NSBC Shares Vital Tips On Boating Safely
May 15, 2014
The National Safe Boating Council would like to remind you to “Boat Responsibly and Wear It!” “Boat Responsibly” by being alert and careful when taking out your boat, making sure you are prepared and always remember to “Wear It”! Wear your life jacket every time you are on the water. An accident can happen very quickly and unexpectedly so you must be geared up in order to help yourself and your passengers on board.
Develop The Life Jacket Habit
According to the most recent U.S. Coast Guard statistics, over two-thirds of fatal accident victims drowned. Out of those who drowned, approximately 90 percent were not wearing a life jacket. There are so many different types of life jackets today that are smaller and more comfortable; it’s much easier to “Wear It!” at all times. Life jackets are part of the gear stylish and knowledgeable boaters wear. Be a role model! Develop the Life Jacket habit!
Know the Navigation Rules (Nautical Rules of the Road)
Knowing the nautical rules of the road is important for all boaters. Knowing what to do when meeting, crossing or overtaking another boat can prevent costly damage to your boat, personal injury or even loss of life. Whenever you believe there is a threat of collision you should slow down, stop or steer away from the situation in question. Maintaining a proper lookout and a safe speed are all a part of the navigation rules and should be an important part of boat operation.
Stay Sober While Boating
It’s dangerous to operate a boat when drinking. Operating a boat under the influence of alcohol or drugs is illegal in all states and is a violation of Federal law. An operator with a blood alcohol content about .08 (equivalent to consuming five beers in one hour for the average 180-lb. male) – is ten times more likely to die in a boating accident than an operator with zero blood-alcohol level.
Be Aware Of Carbon Monoxide
All boat engines produce Carbon Monoxide (CO)—an odorless, colorless, poisonous gas that can kill you in a matter of minutes. Boaters are killed every year because of improper cabin ventilation, poorly maintained equipment, and careless behavior. You do not have to be inside the boat to be at risk. Boaters have died from exposure on the swim platforms of their boats and in other areas where CO exhaust may accumulate or be emitted. Be aware of the early symptoms (irritated eyes, headache, nausea, weakness, and dizziness). Use CO detectors on your boat and stay off the swim platform when the engine (or generators) are running.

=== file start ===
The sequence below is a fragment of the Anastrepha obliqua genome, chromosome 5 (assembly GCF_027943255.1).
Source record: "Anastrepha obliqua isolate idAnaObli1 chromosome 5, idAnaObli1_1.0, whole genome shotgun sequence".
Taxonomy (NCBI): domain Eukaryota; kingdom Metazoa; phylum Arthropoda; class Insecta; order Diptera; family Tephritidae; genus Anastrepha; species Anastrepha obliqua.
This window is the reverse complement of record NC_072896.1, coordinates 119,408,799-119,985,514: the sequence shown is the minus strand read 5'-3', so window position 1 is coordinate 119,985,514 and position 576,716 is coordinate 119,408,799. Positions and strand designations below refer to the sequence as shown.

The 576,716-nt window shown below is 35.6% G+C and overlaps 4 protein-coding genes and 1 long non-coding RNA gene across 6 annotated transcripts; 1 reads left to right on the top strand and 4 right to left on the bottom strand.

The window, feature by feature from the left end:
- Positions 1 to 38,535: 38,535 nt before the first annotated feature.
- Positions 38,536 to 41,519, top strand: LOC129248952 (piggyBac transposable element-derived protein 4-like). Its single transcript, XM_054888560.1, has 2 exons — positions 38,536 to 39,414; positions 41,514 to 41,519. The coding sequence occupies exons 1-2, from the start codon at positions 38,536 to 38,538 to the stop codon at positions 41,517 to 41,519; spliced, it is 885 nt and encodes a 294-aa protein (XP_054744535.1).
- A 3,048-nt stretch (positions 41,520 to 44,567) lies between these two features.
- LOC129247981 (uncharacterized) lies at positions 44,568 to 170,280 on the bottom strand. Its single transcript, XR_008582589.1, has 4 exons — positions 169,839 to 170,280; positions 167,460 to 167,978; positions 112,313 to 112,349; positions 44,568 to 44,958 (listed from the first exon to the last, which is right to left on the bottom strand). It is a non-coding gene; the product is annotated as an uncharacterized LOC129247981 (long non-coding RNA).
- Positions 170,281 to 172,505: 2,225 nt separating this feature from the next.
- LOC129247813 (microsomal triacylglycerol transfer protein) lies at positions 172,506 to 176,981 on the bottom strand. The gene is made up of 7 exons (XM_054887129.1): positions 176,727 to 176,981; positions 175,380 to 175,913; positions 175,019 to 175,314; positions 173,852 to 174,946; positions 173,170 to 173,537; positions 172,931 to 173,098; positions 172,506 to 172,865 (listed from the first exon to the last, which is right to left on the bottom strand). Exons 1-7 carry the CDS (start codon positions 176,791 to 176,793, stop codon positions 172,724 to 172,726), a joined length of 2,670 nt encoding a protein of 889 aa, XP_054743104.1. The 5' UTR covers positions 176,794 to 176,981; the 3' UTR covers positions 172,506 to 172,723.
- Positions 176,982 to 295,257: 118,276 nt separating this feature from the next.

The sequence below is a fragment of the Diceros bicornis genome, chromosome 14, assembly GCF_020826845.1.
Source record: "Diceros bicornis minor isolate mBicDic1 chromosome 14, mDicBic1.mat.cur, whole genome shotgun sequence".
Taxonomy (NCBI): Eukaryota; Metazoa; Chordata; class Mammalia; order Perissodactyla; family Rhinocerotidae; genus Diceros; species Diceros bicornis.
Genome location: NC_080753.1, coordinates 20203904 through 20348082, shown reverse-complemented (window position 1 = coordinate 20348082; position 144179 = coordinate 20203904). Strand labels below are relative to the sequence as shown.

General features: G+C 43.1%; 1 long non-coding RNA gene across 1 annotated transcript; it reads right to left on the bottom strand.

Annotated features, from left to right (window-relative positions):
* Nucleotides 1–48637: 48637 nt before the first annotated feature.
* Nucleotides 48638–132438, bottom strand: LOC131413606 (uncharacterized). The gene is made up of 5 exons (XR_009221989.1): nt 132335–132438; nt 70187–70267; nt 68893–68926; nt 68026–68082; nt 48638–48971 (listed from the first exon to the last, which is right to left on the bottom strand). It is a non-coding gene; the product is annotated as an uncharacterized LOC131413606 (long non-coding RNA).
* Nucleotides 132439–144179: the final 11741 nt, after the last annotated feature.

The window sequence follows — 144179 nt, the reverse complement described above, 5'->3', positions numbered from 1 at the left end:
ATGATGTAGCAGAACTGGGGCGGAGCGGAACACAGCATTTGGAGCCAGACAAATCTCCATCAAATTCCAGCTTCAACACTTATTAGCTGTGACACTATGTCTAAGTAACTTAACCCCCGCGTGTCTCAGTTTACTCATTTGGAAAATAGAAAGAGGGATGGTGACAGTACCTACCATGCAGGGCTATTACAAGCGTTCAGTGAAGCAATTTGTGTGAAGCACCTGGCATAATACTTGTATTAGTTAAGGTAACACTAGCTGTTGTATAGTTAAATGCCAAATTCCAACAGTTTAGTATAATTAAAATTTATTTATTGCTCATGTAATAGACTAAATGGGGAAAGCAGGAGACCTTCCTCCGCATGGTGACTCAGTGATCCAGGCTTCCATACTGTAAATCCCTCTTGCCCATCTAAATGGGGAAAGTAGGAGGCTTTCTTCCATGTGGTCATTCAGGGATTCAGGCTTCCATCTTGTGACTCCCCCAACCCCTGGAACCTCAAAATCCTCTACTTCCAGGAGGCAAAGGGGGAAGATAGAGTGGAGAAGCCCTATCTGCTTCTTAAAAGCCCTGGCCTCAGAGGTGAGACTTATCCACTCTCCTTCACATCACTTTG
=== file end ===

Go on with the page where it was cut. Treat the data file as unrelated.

Take A Safe Boating Course
Seventy percent of recreational boating accidents are caused by operator factors — such as failure to pay attention, carelessness, recklessness, inexperience, excessive speed, and failure to watch for hazards. boating safety courses are available, inexpensive or free, and quick—a great way for you to learn safety and the rules of the road. See page 3 of this issue: the Arizona Game & Fish Department has listed classes there.
Get Your Boat Checked
The Coast Guard Auxiliary and United States Power Squadrons® offer a free Vessel Safety Check (VSC). Contact http://www.vesselsafetycheck.org for information.
For more information on boating safety, please visit the National Safe Boating Council at http://www.safeboatingcouncil.org. The National Safe Boating Council wishes you safe and enjoyable boating and reminds you to “Boat Responsibly an